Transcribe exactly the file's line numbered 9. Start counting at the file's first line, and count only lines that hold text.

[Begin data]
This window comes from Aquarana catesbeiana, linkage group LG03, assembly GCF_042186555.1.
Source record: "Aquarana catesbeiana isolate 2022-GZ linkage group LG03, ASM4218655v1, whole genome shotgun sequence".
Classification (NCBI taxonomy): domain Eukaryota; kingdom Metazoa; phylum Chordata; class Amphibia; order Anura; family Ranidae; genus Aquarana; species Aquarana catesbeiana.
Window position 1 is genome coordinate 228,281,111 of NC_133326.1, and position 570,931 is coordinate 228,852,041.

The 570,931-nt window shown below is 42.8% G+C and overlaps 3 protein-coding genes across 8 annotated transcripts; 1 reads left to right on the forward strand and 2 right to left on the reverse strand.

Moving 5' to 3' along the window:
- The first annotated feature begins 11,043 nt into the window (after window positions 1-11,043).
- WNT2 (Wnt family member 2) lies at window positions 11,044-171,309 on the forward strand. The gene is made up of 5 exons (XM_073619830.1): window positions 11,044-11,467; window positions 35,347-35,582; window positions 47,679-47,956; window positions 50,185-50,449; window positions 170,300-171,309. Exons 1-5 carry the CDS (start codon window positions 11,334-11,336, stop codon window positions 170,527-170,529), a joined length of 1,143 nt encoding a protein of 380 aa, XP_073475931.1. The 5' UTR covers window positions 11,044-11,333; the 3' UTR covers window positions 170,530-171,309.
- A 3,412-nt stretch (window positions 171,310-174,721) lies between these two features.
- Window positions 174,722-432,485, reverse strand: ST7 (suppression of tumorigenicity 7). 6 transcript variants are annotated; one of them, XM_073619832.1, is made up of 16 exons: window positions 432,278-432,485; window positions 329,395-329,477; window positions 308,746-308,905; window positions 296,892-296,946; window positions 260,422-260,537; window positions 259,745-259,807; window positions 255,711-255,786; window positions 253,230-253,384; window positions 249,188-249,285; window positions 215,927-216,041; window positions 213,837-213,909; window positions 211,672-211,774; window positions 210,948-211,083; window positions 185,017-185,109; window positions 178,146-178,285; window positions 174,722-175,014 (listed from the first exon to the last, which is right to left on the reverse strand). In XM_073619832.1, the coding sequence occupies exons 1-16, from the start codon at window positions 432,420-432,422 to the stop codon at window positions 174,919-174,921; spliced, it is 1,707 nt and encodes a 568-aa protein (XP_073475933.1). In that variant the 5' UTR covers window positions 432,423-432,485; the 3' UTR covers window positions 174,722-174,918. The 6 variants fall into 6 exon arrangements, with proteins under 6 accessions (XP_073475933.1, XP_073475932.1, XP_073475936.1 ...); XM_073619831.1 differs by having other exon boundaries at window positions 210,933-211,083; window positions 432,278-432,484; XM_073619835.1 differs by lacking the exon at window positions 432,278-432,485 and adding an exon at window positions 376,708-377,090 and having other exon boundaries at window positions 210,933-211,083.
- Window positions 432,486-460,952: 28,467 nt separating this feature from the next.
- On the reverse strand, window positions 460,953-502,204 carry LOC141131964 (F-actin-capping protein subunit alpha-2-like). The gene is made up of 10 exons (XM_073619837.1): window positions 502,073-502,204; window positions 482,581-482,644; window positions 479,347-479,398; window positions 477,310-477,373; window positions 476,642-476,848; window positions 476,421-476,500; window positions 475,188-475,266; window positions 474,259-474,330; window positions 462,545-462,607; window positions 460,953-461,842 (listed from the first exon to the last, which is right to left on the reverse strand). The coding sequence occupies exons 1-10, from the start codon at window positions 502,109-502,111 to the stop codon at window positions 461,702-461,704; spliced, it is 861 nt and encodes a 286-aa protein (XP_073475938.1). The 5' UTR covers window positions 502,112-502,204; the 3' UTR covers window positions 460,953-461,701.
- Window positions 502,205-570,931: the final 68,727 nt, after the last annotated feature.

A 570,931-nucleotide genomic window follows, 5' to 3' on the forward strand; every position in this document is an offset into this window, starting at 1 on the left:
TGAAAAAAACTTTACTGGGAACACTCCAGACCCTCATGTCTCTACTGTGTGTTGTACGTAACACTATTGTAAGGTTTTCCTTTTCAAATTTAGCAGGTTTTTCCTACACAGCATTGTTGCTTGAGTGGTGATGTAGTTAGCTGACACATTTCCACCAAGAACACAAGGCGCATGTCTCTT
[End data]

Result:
- A 3,412-nt stretch (window positions 171,310-174,721) lies between these two features.